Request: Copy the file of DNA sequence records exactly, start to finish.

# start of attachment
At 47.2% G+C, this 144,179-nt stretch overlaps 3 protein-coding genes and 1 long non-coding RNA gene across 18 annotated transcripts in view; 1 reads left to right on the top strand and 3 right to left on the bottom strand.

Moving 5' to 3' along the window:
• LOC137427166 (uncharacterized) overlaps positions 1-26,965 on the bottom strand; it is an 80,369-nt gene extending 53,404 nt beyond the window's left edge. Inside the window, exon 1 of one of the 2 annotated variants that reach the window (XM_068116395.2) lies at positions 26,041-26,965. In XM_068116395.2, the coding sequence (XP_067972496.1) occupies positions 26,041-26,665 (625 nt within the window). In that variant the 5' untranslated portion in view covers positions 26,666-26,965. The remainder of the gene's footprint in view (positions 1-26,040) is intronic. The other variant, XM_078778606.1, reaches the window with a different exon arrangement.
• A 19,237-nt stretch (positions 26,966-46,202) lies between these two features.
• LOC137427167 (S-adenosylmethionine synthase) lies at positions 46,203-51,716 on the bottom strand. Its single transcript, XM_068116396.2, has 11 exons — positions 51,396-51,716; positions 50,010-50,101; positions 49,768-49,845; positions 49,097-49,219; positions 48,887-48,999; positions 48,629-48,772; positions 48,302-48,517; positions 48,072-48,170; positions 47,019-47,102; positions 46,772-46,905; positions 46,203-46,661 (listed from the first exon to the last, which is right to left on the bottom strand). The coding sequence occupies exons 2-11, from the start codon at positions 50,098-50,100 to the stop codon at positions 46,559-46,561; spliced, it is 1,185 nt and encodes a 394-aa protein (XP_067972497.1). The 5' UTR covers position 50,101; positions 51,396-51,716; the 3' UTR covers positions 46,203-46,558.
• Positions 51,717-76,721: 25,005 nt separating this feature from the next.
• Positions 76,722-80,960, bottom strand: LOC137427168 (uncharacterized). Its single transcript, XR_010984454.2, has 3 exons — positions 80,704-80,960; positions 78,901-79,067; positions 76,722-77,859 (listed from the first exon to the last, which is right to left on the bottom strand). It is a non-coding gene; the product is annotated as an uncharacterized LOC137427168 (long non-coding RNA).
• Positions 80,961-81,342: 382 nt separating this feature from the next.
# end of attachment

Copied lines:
At 47.2% G+C, this 144,179-nt stretch overlaps 3 protein-coding genes and 1 long non-coding RNA gene across 18 annotated transcripts in view; 1 reads left to right on the top strand and 3 right to left on the bottom strand.

Moving 5' to 3' along the window:
• LOC137427166 (uncharacterized) overlaps positions 1-26,965 on the bottom strand; it is an 80,369-nt gene extending 53,404 nt beyond the window's left edge. Inside the window, exon 1 of one of the 2 annotated variants that reach the window (XM_068116395.2) lies at positions 26,041-26,965. In XM_068116395.2, the coding sequence (XP_067972496.1) occupies positions 26,041-26,665 (625 nt within the window). In that variant the 5' untranslated portion in view covers positions 26,666-26,965. The remainder of the gene's footprint in view (positions 1-26,040) is intronic. The other variant, XM_078778606.1, reaches the window with a different exon arrangement.
• A 19,237-nt stretch (positions 26,966-46,202) lies between these two features.
• LOC137427167 (S-adenosylmethionine synthase) lies at positions 46,203-51,716 on the bottom strand. Its single transcript, XM_068116396.2, has 11 exons — positions 51,396-51,716; positions 50,010-50,101; positions 49,768-49,845; positions 49,097-49,219; positions 48,887-48,999; positions 48,629-48,772; positions 48,302-48,517; positions 48,072-48,170; positions 47,019-47,102; positions 46,772-46,905; positions 46,203-46,661 (listed from the first exon to the last, which is right to left on the bottom strand). The coding sequence occupies exons 2-11, from the start codon at positions 50,098-50,100 to the stop codon at positions 46,559-46,561; spliced, it is 1,185 nt and encodes a 394-aa protein (XP_067972497.1). The 5' UTR covers position 50,101; positions 51,396-51,716; the 3' UTR covers positions 46,203-46,558.
• Positions 51,717-76,721: 25,005 nt separating this feature from the next.
• Positions 76,722-80,960, bottom strand: LOC137427168 (uncharacterized). Its single transcript, XR_010984454.2, has 3 exons — positions 80,704-80,960; positions 78,901-79,067; positions 76,722-77,859 (listed from the first exon to the last, which is right to left on the bottom strand). It is a non-coding gene; the product is annotated as an uncharacterized LOC137427168 (long non-coding RNA).
• Positions 80,961-81,342: 382 nt separating this feature from the next.